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Any updates yet @Tim_OVO ?

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yes @tesla_model_3 I chased this up on Wednesday and have got more info. Please see the updated ‘best answer’ to this topic!

 

 

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Hi @Tim_OVO  good to know it can go up to 32A but I'm seeing a max of only 31A in the car and also in the app.

How would I get the full 32A?

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Hi @Tim_OVO  good to know it can go up to 32A but I'm seeing a max of only 31A in the car and also in the app.

How would I get the full 32A?

 

Hi hi hi @tesla_model_3 

 

I was waiting to get more info before replying. 

 

I’m told there is a way for customers to force a calibration. I’ll be posting here once I’ve been sent the info in a format I can access. In the meantime if any other smart charger pro owners know this, we’d welcome your input!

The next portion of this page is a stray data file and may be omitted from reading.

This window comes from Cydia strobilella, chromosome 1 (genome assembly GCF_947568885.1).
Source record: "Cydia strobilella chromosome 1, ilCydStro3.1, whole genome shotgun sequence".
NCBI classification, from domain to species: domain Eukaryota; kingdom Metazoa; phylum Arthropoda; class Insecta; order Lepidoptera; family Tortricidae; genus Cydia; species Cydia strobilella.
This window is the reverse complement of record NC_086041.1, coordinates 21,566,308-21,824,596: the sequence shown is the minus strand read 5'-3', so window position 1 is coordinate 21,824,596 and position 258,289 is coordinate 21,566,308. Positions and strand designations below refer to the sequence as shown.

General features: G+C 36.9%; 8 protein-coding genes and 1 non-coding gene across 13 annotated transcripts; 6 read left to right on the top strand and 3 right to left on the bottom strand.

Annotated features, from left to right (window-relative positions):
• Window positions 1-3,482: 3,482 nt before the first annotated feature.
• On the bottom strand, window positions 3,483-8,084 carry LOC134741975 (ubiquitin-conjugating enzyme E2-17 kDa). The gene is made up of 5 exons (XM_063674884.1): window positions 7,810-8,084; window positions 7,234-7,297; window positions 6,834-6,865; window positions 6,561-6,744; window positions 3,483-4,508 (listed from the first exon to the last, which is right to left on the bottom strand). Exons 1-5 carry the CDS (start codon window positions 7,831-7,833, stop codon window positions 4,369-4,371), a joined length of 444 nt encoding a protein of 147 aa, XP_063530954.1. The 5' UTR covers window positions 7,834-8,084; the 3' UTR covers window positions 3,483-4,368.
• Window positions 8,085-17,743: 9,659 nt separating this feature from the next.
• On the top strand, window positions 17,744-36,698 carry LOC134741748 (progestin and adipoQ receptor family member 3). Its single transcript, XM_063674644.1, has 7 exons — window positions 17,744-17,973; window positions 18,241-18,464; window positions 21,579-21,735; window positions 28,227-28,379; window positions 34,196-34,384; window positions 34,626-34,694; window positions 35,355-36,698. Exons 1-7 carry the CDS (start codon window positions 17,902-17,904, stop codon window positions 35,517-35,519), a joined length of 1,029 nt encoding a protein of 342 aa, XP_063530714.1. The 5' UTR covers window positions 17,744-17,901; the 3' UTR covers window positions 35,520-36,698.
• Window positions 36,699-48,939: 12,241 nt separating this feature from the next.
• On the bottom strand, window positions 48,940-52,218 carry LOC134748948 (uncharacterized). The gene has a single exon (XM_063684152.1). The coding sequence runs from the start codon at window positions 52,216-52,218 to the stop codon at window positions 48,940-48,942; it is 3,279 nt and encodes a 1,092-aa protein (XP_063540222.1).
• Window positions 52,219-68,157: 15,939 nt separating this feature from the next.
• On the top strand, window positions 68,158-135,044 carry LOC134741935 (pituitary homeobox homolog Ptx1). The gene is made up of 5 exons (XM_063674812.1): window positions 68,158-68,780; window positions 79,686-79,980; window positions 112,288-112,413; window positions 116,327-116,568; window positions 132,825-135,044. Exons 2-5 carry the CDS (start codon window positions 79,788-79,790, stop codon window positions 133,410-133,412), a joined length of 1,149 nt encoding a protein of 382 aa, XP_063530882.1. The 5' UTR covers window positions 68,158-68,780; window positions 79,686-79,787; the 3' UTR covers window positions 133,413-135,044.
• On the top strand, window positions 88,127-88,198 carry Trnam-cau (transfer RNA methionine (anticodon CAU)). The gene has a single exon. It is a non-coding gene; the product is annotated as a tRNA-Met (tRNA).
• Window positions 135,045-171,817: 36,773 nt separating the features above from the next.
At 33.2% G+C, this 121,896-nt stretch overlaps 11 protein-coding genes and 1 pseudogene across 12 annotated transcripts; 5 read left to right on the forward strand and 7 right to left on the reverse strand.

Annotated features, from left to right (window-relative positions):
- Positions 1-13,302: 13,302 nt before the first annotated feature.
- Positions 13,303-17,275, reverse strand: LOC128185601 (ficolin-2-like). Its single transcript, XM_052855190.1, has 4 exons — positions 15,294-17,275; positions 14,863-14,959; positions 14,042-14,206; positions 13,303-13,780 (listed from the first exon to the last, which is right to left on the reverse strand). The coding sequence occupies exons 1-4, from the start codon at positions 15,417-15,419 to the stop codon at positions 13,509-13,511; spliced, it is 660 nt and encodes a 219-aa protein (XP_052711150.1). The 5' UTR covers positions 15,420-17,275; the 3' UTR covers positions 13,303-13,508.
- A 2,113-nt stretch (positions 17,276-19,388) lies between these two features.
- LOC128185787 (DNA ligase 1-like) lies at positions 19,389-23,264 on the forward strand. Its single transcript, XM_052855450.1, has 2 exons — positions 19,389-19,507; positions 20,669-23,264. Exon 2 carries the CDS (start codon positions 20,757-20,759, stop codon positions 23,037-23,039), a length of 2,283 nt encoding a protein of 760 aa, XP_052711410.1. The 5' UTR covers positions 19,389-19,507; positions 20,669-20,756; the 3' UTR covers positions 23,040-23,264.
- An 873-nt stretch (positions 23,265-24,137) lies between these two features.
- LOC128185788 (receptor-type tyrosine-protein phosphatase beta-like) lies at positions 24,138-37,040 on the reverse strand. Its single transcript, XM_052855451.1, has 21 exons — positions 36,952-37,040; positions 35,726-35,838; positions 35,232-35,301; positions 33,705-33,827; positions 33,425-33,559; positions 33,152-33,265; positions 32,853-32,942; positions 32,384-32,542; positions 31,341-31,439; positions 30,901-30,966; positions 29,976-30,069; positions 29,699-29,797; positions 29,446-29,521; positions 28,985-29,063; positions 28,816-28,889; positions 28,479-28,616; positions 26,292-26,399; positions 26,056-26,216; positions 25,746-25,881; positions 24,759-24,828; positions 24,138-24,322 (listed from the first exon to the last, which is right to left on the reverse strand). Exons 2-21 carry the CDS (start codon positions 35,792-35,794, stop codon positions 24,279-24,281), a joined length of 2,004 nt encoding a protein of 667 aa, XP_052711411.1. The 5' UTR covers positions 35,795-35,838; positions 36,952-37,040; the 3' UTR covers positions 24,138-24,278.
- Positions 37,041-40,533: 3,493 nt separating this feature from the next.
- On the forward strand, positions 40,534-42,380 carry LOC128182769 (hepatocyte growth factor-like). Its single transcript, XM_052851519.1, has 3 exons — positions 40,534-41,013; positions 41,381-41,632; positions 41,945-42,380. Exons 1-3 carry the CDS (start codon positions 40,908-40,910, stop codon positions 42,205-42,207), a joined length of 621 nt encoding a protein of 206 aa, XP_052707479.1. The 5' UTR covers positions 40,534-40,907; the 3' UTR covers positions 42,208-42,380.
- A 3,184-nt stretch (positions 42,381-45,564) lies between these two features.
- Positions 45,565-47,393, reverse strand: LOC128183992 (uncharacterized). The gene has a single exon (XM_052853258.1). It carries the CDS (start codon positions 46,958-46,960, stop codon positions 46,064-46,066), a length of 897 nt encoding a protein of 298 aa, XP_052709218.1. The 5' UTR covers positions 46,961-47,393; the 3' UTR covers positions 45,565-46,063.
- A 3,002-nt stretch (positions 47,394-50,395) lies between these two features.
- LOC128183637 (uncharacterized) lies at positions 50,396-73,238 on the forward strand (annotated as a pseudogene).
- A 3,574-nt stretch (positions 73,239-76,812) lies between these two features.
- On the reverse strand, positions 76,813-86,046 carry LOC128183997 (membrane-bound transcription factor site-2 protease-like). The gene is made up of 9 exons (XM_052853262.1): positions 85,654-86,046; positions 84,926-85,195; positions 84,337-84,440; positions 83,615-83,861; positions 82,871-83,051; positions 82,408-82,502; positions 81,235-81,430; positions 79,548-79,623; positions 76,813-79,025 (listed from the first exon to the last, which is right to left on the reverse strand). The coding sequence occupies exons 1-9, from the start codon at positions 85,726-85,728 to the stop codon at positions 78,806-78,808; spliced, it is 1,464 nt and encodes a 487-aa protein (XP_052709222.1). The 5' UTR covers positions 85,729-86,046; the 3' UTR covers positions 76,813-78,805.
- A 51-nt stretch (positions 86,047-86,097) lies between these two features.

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@Tim_OVOwrote:

We’re looking into whether or not Kaluza might be able to send 40A by default.

Such an alteration would be subject to agreement with your Distribution Network Operator (DNO), and would also need verifying by a local electrician. There are two separate issues here:

 

1: The DNO must receive a request from the Installer for any hard-wired device which is rated above 16A. This would usually be a Heat pump or an EV charger.

They will assess the loading factor on your local sub-station and the feed cable which links you to it.

If there is insufficient capacity they may request a contribution towards network enhancement. The rules for this are subject to regulation by Ofgem and would typically involve a payment between £1000 - £3000.